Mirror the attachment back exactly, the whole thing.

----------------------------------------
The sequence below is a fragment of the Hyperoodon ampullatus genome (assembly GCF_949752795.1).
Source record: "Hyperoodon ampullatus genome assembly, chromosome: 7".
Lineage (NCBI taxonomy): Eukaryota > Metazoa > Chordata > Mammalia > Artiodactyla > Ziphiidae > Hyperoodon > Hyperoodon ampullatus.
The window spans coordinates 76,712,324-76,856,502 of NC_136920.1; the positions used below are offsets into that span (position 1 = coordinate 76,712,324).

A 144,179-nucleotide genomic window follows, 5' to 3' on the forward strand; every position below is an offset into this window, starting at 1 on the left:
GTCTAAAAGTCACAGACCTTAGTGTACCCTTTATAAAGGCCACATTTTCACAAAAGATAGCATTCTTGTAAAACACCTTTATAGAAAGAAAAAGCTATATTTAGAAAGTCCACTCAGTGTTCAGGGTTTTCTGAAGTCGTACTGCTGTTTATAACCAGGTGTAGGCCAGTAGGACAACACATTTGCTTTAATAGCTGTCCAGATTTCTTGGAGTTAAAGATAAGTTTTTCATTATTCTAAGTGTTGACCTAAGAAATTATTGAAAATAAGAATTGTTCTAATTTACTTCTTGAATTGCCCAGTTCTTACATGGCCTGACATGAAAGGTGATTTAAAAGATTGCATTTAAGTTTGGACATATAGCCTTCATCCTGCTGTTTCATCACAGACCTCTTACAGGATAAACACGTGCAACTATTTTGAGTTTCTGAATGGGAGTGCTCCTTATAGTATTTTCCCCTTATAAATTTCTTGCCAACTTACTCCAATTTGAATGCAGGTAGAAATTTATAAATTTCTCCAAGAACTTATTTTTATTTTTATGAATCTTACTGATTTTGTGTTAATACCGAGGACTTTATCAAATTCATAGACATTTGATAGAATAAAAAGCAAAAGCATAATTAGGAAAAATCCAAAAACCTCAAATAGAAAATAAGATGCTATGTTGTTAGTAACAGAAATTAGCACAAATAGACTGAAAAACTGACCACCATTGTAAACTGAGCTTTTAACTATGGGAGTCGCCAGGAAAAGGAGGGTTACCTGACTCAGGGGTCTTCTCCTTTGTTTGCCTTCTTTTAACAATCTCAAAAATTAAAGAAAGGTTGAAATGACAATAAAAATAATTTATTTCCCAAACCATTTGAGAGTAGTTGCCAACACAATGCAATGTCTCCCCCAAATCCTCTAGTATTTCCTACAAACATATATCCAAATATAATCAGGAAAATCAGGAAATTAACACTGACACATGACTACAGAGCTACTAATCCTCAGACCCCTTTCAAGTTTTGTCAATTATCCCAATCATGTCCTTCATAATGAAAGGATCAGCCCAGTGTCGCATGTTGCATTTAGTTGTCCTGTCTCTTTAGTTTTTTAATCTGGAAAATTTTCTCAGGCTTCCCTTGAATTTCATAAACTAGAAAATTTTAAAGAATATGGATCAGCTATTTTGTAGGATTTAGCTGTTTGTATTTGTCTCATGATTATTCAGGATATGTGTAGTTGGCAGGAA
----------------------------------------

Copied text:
The sequence below is a fragment of the Hyperoodon ampullatus genome (assembly GCF_949752795.1).
Source record: "Hyperoodon ampullatus genome assembly, chromosome: 7".
Lineage (NCBI taxonomy): Eukaryota > Metazoa > Chordata > Mammalia > Artiodactyla > Ziphiidae > Hyperoodon > Hyperoodon ampullatus.
The window spans coordinates 76,712,324-76,856,502 of NC_136920.1; the positions used below are offsets into that span (position 1 = coordinate 76,712,324).

A 144,179-nucleotide genomic window follows, 5' to 3' on the forward strand; every position below is an offset into this window, starting at 1 on the left:
GTCTAAAAGTCACAGACCTTAGTGTACCCTTTATAAAGGCCACATTTTCACAAAAGATAGCATTCTTGTAAAACACCTTTATAGAAAGAAAAAGCTATATTTAGAAAGTCCACTCAGTGTTCAGGGTTTTCTGAAGTCGTACTGCTGTTTATAACCAGGTGTAGGCCAGTAGGACAACACATTTGCTTTAATAGCTGTCCAGATTTCTTGGAGTTAAAGATAAGTTTTTCATTATTCTAAGTGTTGACCTAAGAAATTATTGAAAATAAGAATTGTTCTAATTTACTTCTTGAATTGCCCAGTTCTTACATGGCCTGACATGAAAGGTGATTTAAAAGATTGCATTTAAGTTTGGACATATAGCCTTCATCCTGCTGTTTCATCACAGACCTCTTACAGGATAAACACGTGCAACTATTTTGAGTTTCTGAATGGGAGTGCTCCTTATAGTATTTTCCCCTTATAAATTTCTTGCCAACTTACTCCAATTTGAATGCAGGTAGAAATTTATAAATTTCTCCAAGAACTTATTTTTATTTTTATGAATCTTACTGATTTTGTGTTAATACCGAGGACTTTATCAAATTCATAGACATTTGATAGAATAAAAAGCAAAAGCATAATTAGGAAAAATCCAAAAACCTCAAATAGAAAATAAGATGCTATGTTGTTAGTAACAGAAATTAGCACAAATAGACTGAAAAACTGACCACCATTGTAAACTGAGCTTTTAACTATGGGAGTCGCCAGGAAAAGGAGGGTTACCTGACTCAGGGGTCTTCTCCTTTGTTTGCCTTCTTTTAACAATCTCAAAAATTAAAGAAAGGTTGAAATGACAATAAAAATAATTTATTTCCCAAACCATTTGAGAGTAGTTGCCAACACAATGCAATGTCTCCCCCAAATCCTCTAGTATTTCCTACAAACATATATCCAAATATAATCAGGAAAATCAGGAAATTAACACTGACACATGACTACAGAGCTACTAATCCTCAGACCCCTTTCAAGTTTTGTCAATTATCCCAATCATGTCCTTCATAATGAAAGGATCAGCCCAGTGTCGCATGTTGCATTTAGTTGTCCTGTCTCTTTAGTTTTTTAATCTGGAAAATTTTCTCAGGCTTCCCTTGAATTTCATAAACTAGAAAATTTTAAAGAATATGGATCAGCTATTTTGTAGGATTTAGCTGTTTGTATTTGTCTCATGATTATTCAGGATATGTGTAGTTGGCAGGAA